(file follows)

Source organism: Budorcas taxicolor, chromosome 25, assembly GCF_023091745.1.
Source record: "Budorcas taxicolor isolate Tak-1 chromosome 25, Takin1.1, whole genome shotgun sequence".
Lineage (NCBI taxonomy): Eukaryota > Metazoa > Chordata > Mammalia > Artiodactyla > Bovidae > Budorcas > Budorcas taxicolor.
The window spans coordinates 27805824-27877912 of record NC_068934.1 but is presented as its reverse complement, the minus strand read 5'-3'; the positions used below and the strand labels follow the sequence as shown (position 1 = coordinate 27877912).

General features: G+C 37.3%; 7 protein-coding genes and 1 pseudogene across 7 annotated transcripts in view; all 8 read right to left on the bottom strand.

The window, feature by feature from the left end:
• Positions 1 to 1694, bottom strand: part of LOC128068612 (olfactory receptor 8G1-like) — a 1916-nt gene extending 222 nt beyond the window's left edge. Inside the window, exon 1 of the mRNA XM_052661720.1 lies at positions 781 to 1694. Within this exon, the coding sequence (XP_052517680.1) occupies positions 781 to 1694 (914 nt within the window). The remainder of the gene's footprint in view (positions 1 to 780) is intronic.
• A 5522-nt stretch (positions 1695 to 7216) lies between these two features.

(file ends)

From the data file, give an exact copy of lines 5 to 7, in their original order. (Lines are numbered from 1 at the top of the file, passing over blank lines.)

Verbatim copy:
General features: G+C 37.3%; 7 protein-coding genes and 1 pseudogene across 7 annotated transcripts in view; all 8 read right to left on the bottom strand.

The window, feature by feature from the left end:
• Positions 1 to 1694, bottom strand: part of LOC128068612 (olfactory receptor 8G1-like) — a 1916-nt gene extending 222 nt beyond the window's left edge. Inside the window, exon 1 of the mRNA XM_052661720.1 lies at positions 781 to 1694. Within this exon, the coding sequence (XP_052517680.1) occupies positions 781 to 1694 (914 nt within the window). The remainder of the gene's footprint in view (positions 1 to 780) is intronic.